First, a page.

The term CARD is frequently mis-used. A CARD is installed in a mboard slot, or on a header on the mboard, and is removable. A USB device such as a sound adapter isn't a CARD. An onboard sound adapter, an onboard network adapter, onboard video, is NOT a CARD.
I can't think of any reason installing SP3 updates would cause your sound that was working before to stop working, unless something went wrong, which is possible when you install SP3 updates when you already have additional programs installed that did not come with Windows when you installed the SP3 updates. If that's not working right, there are probably other things that aren't working right.
E.g. the SP3 updates often do not install properly if you did not un-install anti-malware software before you installed it, or you at least disabled it's resident module(s) that run all the time. e.g. You MUST un-install Norton Products, otherwise there will be things wrong.
If you install SP3 updates right after Windows has been installed, or at least before a lot of software that didn't come with Windows has been installed, you usually have zero problems after installing them.
If your sound adapter (chipset) is onboard, which is quite common, the 1/8" ports (jacks) for it are in the same area I/O area all the other ports built into the mboard are in on the back of the desktop computer; laptops always have onboard sound. The specs for your computer model on the Gateway site tell you which sound chipset that has, the name of it, and the drivers for it are in the doiwnloads for your model.
But if the sound was working before, it should still work.
If your sound adapter (chipset) is on a card in a mboard slot on a desktop computer, the 1/8" jacks for it are on a plate in a slot space, not in the main I/O area. You have to find the model of the card on the card itself in order to find the drivers for it.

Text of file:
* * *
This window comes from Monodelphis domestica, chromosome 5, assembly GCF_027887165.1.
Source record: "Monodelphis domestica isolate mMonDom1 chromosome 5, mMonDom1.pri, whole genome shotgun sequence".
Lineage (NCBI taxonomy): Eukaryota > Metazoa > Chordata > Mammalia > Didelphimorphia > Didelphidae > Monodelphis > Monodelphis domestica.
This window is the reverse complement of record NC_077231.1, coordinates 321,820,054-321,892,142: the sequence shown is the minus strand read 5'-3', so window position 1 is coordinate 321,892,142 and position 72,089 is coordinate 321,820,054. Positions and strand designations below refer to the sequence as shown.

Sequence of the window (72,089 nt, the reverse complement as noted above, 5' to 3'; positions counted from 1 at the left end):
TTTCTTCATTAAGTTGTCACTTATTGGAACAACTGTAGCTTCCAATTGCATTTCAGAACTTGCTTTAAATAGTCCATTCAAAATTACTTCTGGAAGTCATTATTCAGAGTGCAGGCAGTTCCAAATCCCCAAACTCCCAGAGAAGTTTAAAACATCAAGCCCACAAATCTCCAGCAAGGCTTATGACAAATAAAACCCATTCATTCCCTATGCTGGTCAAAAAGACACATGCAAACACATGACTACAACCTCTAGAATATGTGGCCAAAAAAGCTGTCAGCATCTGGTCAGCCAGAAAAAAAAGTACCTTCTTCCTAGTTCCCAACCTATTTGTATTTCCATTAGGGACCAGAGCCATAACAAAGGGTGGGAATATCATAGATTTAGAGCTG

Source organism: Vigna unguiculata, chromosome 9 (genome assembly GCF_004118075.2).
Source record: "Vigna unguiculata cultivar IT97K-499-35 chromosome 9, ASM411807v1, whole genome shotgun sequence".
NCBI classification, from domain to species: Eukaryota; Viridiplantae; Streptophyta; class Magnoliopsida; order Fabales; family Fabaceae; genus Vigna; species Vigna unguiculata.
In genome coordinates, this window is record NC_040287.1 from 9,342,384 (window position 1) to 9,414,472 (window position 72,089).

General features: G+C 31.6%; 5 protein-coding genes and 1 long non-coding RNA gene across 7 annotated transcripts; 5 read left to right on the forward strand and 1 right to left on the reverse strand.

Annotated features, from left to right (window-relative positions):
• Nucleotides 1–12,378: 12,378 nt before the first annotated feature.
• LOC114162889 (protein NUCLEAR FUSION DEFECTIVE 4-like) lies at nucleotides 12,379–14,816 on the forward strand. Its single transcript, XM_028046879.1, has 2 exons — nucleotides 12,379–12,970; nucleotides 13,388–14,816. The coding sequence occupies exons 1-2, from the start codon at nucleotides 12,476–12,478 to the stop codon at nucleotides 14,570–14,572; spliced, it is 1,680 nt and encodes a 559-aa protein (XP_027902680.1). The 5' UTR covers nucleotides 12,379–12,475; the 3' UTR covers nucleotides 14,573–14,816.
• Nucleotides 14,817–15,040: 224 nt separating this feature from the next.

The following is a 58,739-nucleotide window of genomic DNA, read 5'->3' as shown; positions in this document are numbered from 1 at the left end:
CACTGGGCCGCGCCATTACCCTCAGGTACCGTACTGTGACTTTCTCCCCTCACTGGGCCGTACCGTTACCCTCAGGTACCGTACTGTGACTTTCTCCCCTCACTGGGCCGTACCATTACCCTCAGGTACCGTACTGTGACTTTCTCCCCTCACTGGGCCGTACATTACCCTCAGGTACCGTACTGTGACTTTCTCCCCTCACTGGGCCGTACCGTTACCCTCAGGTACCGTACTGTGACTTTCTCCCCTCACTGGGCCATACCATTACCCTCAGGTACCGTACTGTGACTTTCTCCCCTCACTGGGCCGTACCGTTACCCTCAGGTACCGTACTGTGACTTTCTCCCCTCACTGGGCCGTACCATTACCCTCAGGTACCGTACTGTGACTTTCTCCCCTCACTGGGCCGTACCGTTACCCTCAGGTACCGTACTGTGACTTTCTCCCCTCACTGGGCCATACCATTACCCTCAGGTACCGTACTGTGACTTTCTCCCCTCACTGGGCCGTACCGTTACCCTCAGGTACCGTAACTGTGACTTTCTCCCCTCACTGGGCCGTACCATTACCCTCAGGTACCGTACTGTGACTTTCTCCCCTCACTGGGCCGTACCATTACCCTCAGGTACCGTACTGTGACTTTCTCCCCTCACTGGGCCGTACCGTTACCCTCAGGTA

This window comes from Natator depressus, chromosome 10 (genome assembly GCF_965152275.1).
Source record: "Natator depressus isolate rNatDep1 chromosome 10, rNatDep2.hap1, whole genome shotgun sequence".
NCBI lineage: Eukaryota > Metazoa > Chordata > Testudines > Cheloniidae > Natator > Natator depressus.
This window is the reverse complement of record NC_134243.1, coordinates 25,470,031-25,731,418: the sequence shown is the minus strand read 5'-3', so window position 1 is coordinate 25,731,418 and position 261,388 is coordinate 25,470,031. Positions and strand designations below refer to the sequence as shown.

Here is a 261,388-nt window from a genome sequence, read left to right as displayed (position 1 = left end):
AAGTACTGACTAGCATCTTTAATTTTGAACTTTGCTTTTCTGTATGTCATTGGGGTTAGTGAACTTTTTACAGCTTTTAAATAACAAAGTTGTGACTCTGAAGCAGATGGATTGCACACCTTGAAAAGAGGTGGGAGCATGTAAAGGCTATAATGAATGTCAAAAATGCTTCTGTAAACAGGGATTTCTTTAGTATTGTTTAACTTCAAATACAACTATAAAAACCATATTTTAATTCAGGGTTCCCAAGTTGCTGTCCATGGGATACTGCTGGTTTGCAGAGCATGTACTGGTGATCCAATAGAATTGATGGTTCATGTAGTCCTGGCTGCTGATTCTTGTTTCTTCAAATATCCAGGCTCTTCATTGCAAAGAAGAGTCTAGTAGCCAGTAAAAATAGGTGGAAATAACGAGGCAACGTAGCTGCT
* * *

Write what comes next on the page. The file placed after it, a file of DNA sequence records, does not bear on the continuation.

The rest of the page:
Windows can support more than one sound adapter, but you can only use one at a time in Windows. The last one you installed the drivers for becomes the default sound adapter in Windows, but you can change that in Control Panel.
If you have both onboard sound and a card in a slot, plugging into the jacks for the last one you installed drivers for should work fine.
"I have tried system restore, but am unable to
restore to any previous point"
They may be wiped when you install SP3 updates, or they may still be there but can't be loaded because having the SP3 updates loaded makes them un-usable.
"This implies I have a Realteck high definition
audio sound card, which is what shows up in my device
manager, but no sound card is detected in the control panel
You could try
- download the drivers for the onboard sound if you are using that from the Gateway web site.
- uninstall any entries for like named sound drivers in Add/Remove Programs
- do NOT install the drivers for the sound while booting the computer, when Windows detects the sound adapter. Cancel that, continue to the desktop.
- install the proper sound drivers and related software ("sound driver" downloads almost always have related software included in the installation) . Sometimes they extract themselves and install themselves. Sometimes you must extract them to somewhere, then run a Setup program.
Reboot if you were not prompted to - you should have sound after the next reboot.
If that doesn't work, do you have or can you borrow a regular XP CD preferably with at least SP1 updates included on it?? If you do, a Repair" Setup procedure may fix your problem(s), without you losing any personal data you have added to the Windows partition.
OR - do you have the Gateway Recovery disk(s) for your model that may have come with it when it was new - sometimes one is actually a slightly modified XP CD (at least, that's often the case for Dell, HP, and Compaq systems).